Home Is Worth More?
in the real estate business what drives the price of homes and he
or she will start talking about location. If a home is situated near
what people want, it will cost more than comparable homes further
away from what they don't want--or closer to what they would like
to avoid. Chances are the better located home will remain more valuable,
perhaps even appreciate faster, sale after sale after sale.
premiums differ from city to city. In one area, proximity to
the downtown district may increase value, while in another city,
close-in homes may sell for less. In most places, waterfront homes
carry a higher price tag, as long as flooding isn't a regular threat.
Great views--of mountains, cityscapes, natural areas or water--also
command higher price tags.
to amenities can certainly increase price. Being near (but not
right next to) good schools, medical facilities, shopping and employment
is likely to increase a home's value. In metropolitan areas, being
able to walk from a home to public transportation, parks, cultural
centers and stores often increase a home's worth.
are other factors, however, that influence the value of homes.
Supply and demand in the real estate market has a tremendous influence
on home prices. In seller's markets, where housing inventories are
low, a two-bedroom, one-bath home may sell for many thousands more
than a four-bedroom, two-bath home in an economically depressed
area where many homes are for sale. (Again, it's a location issue
when comparing homes in a specific area. The more bedrooms, baths
and square footage, the more a home is likely to sell for. So too,
a larger lot will usually cost more.
Age can also
be a factor. Generally, a new home sells for more than a comparably
sized older home in the same area. However, smart homeowners recognize
they can close the age-value gap by updating appliances and decor
and by returning the home to like-new condition.
especially in kitchens and bathrooms, certainly add value to older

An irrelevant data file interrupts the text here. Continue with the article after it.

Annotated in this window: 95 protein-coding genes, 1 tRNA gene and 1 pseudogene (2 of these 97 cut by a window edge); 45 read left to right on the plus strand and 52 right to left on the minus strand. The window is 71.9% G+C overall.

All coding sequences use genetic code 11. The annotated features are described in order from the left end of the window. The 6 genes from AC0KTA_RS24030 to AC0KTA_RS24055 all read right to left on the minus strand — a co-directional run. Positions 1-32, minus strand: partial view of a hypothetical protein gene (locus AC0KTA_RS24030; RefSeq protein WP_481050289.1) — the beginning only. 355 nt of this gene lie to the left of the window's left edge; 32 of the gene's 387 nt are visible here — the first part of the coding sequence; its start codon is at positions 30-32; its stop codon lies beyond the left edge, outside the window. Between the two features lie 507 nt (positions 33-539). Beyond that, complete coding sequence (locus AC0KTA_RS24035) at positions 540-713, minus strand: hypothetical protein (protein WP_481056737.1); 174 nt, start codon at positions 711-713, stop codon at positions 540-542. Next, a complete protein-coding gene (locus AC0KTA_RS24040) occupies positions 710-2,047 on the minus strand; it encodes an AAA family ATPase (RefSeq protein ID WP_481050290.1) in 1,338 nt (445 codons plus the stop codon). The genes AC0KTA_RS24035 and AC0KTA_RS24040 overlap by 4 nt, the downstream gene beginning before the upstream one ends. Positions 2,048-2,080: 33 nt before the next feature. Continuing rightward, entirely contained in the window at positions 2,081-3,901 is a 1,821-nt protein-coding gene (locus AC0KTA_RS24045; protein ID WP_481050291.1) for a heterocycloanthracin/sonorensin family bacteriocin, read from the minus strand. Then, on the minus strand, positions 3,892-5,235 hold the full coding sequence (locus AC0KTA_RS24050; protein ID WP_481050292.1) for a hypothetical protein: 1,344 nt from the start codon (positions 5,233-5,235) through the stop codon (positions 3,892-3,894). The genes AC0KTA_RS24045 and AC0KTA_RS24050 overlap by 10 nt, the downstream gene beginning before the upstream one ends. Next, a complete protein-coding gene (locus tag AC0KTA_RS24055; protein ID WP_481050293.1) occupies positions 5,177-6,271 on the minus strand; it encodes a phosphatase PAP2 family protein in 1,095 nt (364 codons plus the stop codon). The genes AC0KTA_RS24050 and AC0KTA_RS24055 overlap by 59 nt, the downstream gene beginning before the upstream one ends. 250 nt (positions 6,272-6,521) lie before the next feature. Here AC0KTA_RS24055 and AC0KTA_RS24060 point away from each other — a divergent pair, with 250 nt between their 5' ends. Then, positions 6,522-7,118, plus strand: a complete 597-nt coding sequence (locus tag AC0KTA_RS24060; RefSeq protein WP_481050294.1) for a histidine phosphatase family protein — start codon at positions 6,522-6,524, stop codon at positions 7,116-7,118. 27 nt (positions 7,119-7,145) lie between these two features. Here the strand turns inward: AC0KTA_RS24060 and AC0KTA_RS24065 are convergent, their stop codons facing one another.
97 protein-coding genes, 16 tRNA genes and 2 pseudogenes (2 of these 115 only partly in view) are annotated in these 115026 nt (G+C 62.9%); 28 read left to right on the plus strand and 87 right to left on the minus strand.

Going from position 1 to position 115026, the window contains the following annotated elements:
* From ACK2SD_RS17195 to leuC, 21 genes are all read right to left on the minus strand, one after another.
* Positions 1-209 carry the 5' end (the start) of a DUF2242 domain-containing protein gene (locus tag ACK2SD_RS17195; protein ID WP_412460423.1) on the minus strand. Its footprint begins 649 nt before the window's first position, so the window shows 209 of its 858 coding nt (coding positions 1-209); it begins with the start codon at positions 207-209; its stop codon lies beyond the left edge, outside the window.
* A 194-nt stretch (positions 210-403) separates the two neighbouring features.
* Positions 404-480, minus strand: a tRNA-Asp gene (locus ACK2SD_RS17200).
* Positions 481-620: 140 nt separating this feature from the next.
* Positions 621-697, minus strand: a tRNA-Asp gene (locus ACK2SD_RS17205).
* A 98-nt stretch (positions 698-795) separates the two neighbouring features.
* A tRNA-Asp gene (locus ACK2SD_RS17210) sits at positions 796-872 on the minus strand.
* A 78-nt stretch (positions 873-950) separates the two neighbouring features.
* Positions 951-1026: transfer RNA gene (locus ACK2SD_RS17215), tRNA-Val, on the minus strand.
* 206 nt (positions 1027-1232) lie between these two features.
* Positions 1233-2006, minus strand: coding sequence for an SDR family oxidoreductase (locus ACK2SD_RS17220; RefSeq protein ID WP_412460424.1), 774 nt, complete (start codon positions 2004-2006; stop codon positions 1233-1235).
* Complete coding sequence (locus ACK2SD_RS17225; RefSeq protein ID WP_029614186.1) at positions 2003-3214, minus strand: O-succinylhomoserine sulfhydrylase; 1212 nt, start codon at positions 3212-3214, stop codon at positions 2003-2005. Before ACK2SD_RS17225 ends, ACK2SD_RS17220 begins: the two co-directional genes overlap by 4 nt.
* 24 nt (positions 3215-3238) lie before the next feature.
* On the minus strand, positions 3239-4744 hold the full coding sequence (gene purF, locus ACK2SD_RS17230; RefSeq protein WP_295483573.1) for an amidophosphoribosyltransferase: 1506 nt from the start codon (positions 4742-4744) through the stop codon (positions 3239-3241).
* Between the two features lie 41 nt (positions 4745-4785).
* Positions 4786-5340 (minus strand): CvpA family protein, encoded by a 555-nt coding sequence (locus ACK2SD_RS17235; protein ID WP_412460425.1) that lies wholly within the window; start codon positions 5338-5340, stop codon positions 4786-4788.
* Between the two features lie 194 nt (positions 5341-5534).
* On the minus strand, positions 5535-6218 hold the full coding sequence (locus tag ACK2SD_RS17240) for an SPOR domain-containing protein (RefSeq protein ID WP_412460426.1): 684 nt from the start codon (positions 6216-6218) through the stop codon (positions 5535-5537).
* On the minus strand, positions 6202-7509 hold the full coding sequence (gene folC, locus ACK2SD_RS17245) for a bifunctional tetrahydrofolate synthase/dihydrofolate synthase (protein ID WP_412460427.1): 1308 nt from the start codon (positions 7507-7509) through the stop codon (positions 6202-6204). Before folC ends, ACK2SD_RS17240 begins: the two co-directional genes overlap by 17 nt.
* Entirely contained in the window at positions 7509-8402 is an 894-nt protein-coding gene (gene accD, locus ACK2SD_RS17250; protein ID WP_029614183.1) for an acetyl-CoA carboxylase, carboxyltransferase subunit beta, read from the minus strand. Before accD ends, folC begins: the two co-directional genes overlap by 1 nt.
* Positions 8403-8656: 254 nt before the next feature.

homes. Other improvements, such as new carpeting, flooring, cable
or wiring for modern electronics, or new windows, pay off for sellers,
especially if the neighbors haven't kept up. Notice, these are all
cosmetic enhancements. The basics--plumbing, electric, roofing,
air conditioning/heating systems--are expected to be in working
order, though some people might pay a premium for gas heat, copper
pipes, and better quality construction.
can also increase a home's value, if only because buyers prefer
a home that's ready to move into. A home in good working order,
with easy-care landscaping and neutral interior colors, appeals
to the most buyers. When buyers have to compete for such a home,
its price goes up.
preferences also influence price. Today, island kitchens, screened
porches, sunrooms, office space, skylights, garden tubs and other
special features all help a home sell at a higher price compared
with have-not homes. Buyer preferences do vary from place to place,
however. In some locales, a swimming pool might help bring in top
dollar, whereas in cooler climes a pool can actually lower the home's
value. Also note, what's popular today may not be so sought-after
have their own value-added amenities--generous closet space,
a washer/dryer unit, better views (usually each higher floor costs
more in a high-rise), pet-friendly policies, quality of management,
and a good owner/renter ratio.
get what you pay for" applies to homes just as it does
to other commodities. But most of us can't afford to buy the home
that "has it all." As a home buyer, you can help ensure
the long-term value of your investment by, at the very least, purchasing
the value-increasing features that can't be added later--location,
view, architectural style.
As a homeowner,
you can add value by upgrading your home's features (appliances, counters,
fixtures, etc.), expanding its space (room additions), and remodeling
existing space. At the very least, you should be sure to keep your
home in tip-top condition.